Payment Solutions for the Digital Goods Market

Whilst the Corona virus pandemic has pushed almost all sectors of the global economy into unprecedented decline, some sales of digital goods and services have never been higher, as consumers seek to fill their days with digital content and on-demand services.  Accordingly, the digital goods market is facing never-before-seen levels of demand which, whilst obviously a very positive development, is causing its own difficulties for digital sellers as they fight to win the new part of the digital sales pie from their competitors, and to reduce the ever increasing amount of digital sales fraud.

Understanding the specific pain-points that digital sellers face in this segment, is key to helping them drive revenue growth and new customer acquisition globally.  This short briefing outlines some of those pain-points and potential solutions to dealing with them.

Digital Goods’ Outsized Importance

When you expand your vision beyond the sale of physical goods, you can see a vast marketplace of sellers that need to be able to securely process online and mobile payments.  This category includes many different segments such as on-demand services like grocery delivery and ridesharing, as well as digital products like online video games and media subscriptions. Each segment presents a different challenge; however, there are similarities in the characteristics of digital shoppers who expect content to be delivered quickly and securely, with a frictionless buying experience in their native language, currency and preferred payment type.

Subscriptions and One-Offs

Each digital good or service sold provides revenue for the seller and for the payment processor. This is only part of the picture, though. Perhaps the larger opportunity in digital goods comes from subscription services.

The Fiserv survey found that approximately 47% of consumers worldwide have at least one video or music streaming subscription. For payment processors, this represents monthly transactions for every single purchase, for as long as the customer maintains the service.

Payment service providers play a key role in supporting sellers to maintain subscription payments by for example, ensuring that card details are kept up to date by implementing card updater (ABU/VAU) as well allowing customers to switch to alternative payment types.  By facilitating faster payments and providing localisation support and customer journey optimisation, the payment service provider can also improve conversion from non-paying to paid subscribers.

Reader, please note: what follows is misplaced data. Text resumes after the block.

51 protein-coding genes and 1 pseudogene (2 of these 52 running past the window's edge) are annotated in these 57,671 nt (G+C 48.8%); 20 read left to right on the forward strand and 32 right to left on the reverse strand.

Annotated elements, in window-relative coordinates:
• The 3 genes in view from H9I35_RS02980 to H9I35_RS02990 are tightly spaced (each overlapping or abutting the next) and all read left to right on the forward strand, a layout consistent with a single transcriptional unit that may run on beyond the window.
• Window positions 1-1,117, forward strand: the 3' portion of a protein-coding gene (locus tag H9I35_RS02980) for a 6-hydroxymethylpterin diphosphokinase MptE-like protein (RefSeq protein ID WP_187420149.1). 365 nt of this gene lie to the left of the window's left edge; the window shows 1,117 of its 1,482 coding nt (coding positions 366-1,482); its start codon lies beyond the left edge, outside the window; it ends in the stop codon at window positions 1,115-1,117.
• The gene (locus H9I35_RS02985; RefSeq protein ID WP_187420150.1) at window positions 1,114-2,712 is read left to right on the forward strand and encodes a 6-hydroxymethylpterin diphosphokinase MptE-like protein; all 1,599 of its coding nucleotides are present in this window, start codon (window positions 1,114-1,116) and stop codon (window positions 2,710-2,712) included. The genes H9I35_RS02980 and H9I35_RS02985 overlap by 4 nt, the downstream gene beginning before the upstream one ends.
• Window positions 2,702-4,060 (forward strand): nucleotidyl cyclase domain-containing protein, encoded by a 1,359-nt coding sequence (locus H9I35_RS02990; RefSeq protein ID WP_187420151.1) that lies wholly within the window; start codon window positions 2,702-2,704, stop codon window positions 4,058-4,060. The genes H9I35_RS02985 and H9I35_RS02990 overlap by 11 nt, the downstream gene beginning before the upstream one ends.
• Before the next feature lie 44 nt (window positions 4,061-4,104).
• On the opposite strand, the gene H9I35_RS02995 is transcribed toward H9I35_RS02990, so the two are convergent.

Crossing Borders

Selling digital goods can help to overcome some of the geographical barriers that remain in place for physical goods. According to a Shopify study, e-commerce sales should exceed $4.2 trillion in 2020, with much of this coming from outside of the United States. These growth patterns benefit sellers of digital products. Sellers avoid many of the difficulties and costs of exporting products by providing digital products.

If they can develop an offering that overcomes linguistic and cultural barriers, the physical borders themselves provide fewer challenges for digital goods.

Security and Flexibility

Doing business all over the world creates both risk and opportunity. Sellers must develop more sophisticated fraud prevention and cybersecurity tools to accept a broader range of transactions and prevent security problems that naturally arise from a larger pool.  Sellers must also consider the additional risk when selling digital goods as fraud attacks tend to be more sophisticated and automated.

Sellers also need to consider implementing tools to convert currency via dynamic currency conversion (DCC) and take payments in a larger group of currencies and payment platforms. The processing barriers cannot take the place of physical barriers to seller success.  In a world where more people can purchase and receive digital products, your opportunity reaches as far as your preparedness and technology allow. The right partner for payment services can help sellers sell more digital goods and services, and boost revenue for themselves and their business partners. If you are selling digital goods and would like to improve your payment system capabilities and expand your local and global customer base, contact me today to discuss your options together and to find the ultimate solution for your business.

About the author:
Aaron Gale, VP Digital, SafeCharge, a Nuvei company
Aaron Gale is the VP Digital at SafeCharge, he is responsible for driving the company’s presence in Digital Goods and Services – a fast-growing sector of digital commerce. Aaron brings to the position a successful track record of achievements in the payments industry.
Prior to joining SafeCharge, Aaron held a senior payments position at CCP Games, a leading video games company known for the popular MMO game ‘EVE Online’. In addition, he held high-profile positions at American Express and PayPal. A New Zealand native, Aaron now resides in London and enjoys skiing, cycling, yoga and photography.



SafeCharge Limited is an Electronic Money Institution authorised and regulated by the Central Bank of Cyprus and is a principal member of Mastercard, Visa and Unionpay International (CUP). SafeCharge Financial Services Limited is authorised and regulated by the Financial Conduct Authority as a Payment Institution. Both SafeCharge companies are wholly owned by SafeCharge International Group Limited.